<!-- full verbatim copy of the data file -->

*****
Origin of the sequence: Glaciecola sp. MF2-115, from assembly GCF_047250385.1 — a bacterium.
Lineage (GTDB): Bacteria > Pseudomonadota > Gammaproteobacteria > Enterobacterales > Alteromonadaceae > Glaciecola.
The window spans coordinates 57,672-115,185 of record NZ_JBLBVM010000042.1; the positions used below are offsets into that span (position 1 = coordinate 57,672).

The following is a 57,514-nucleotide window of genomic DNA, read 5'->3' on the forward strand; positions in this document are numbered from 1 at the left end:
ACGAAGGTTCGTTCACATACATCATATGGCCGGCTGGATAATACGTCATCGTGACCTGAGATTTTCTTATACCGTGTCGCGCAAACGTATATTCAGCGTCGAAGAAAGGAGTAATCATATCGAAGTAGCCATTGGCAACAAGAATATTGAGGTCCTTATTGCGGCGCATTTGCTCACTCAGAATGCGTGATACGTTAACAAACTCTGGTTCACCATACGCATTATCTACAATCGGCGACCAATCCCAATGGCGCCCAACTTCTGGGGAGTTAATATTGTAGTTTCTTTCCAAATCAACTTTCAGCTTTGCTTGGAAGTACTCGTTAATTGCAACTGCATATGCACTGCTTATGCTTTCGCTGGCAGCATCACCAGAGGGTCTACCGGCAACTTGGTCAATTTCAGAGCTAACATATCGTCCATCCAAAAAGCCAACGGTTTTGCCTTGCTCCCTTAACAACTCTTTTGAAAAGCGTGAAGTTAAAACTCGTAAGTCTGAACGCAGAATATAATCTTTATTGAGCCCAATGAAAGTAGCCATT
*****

Origin of the sequence: Glaciecola sp. MF2-115, from assembly GCF_047250385.1 — a bacterium.
Lineage (GTDB): Bacteria > Pseudomonadota > Gammaproteobacteria > Enterobacterales > Alteromonadaceae > Glaciecola.
The window spans coordinates 57,672-115,185 of record NZ_JBLBVM010000042.1; the positions used below are offsets into that span (position 1 = coordinate 57,672).

The following is a 57,514-nucleotide window of genomic DNA, read 5'->3' on the forward strand; positions in this document are numbered from 1 at the left end:
ACGAAGGTTCGTTCACATACATCATATGGCCGGCTGGATAATACGTCATCGTGACCTGAGATTTTCTTATACCGTGTCGCGCAAACGTATATTCAGCGTCGAAGAAAGGAGTAATCATATCGAAGTAGCCATTGGCAACAAGAATATTGAGGTCCTTATTGCGGCGCATTTGCTCACTCAGAATGCGTGATACGTTAACAAACTCTGGTTCACCATACGCATTATCTACAATCGGCGACCAATCCCAATGGCGCCCAACTTCTGGGGAGTTAATATTGTAGTTTCTTTCCAAATCAACTTTCAGCTTTGCTTGGAAGTACTCGTTAATTGCAACTGCATATGCACTGCTTATGCTTTCGCTGGCAGCATCACCAGAGGGTCTACCGGCAACTTGGTCAATTTCAGAGCTAACATATCGTCCATCCAAAAAGCCAACGGTTTTGCCTTGCTCCCTTAACAACTCTTTTGAAAAGCGTGAAGTTAAAACTCGTAAGTCTGAACGCAGAATATAATCTTTATTGAGCCCAATGAAAGTAGCCATT